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New Initiative Puts UA Research to Work for Small Businesses
A new UA initiative aims to drastically increase the region's economic competitiveness by putting the power of research behind new and small businesses.
The University of Arizona has launched an initiative focused on drastically increasing the region's economic competitiveness by putting the power of research behind new and small businesses with the help of federal funding and regional partnerships.
The SBIR/STTR Competitiveness Initiative will identify and pursue opportunities offered through two federally funded efforts designed to stimulate small business growth and economic development: the Small Business Innovation Research program and the Small Business Technology Transfer program.
The SBIR program supports technology innovation by providing federal funds to help grow small technology-based businesses, which then contribute to a strong economy. The STTR program cultivates public-private partnerships by encouraging collaboration between small businesses and nonprofit research institutions, such as the UA.
Both programs provide much-needed capital for the development of important technologies. Arizona, traditionally, has performed in the mid-range relative to other states when it comes to SBIR/STTR funding.
Led by the UA's Tech Launch Arizona – the unit that helps UA faculty and researchers commercialize inventions arising out of research – the University has set a goal to increase competitiveness and become one of the top 10 regions per capita in the nation.
"This type of initiative fits perfectly with the land-grant mission of the UA, cultivating businesses that are creating an economic and social impact for Tucson and the state of Arizona," said Sherry Hoskinson, Wheelhouse director at Tech Launch Arizona. Wheelhouse is the branch of TLA that oversees commercialization operations.
One success story is Avery Therapeutics, a new company in its formation stages that is developing a novel therapy to treat heart failure. Tech Launch Arizona is helping Avery on an STTR proposal for funding from the National Institutes of Health. TLA also helped to design proof-of-concept experiments to test the safety and efficacy of the therapy, build a business leadership team, and develop a long-term commercialization plan.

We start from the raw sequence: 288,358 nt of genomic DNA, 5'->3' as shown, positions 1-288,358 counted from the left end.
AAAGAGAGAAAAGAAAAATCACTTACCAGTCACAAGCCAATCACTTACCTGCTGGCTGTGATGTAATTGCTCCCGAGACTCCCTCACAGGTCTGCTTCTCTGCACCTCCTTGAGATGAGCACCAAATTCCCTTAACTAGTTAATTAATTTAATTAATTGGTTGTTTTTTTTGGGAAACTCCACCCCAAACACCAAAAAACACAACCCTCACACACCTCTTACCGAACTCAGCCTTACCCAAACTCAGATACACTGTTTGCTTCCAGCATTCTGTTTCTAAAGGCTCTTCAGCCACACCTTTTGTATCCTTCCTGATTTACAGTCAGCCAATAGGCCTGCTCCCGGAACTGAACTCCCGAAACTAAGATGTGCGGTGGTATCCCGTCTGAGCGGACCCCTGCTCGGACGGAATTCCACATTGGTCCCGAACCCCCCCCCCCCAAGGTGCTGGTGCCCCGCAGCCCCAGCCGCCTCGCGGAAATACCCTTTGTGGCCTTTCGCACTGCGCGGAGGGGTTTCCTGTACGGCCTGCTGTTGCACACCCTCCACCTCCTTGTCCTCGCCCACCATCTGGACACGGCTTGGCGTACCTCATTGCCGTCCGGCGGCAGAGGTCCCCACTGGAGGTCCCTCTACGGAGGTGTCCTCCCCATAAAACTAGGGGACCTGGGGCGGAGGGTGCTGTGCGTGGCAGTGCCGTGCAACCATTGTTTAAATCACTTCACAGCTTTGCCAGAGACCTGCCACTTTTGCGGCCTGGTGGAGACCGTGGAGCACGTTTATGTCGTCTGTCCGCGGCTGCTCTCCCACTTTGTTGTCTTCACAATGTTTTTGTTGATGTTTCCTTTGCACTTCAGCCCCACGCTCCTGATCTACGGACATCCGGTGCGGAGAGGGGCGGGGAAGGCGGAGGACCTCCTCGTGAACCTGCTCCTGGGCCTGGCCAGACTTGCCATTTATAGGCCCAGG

Over the past year, TLA has completely re-engineered the University's technology commercialization strategy. This includes providing services to the campus community for protecting intellectual property born of research, organizing a network of hundreds of volunteer experts to help shape and inform new technology businesses, implementing well-funded programs for Proof of Concept projects and Commercial Feasibility Studies, partnering with University Libraries for the collection of business intelligence, and the formation of a team focused on bringing new technologies to the marketplace through startups.
In remarks to the U.S. House of Representatives last month, U.S. Rep. Ron Barber of Arizona highlighted the UA initiative and the success of its programs.
"It's pretty clear to me from my vantage point that SBIR and STTR programs are some of the most effective programs we've got in the federal government for spurring innovative ideas and job creation," he said. "We (in Arizona) have globally competitive businesses that have benefited from these programs, both startups and new companies that have expanded at developing new commercialization of groundbreaking technologies."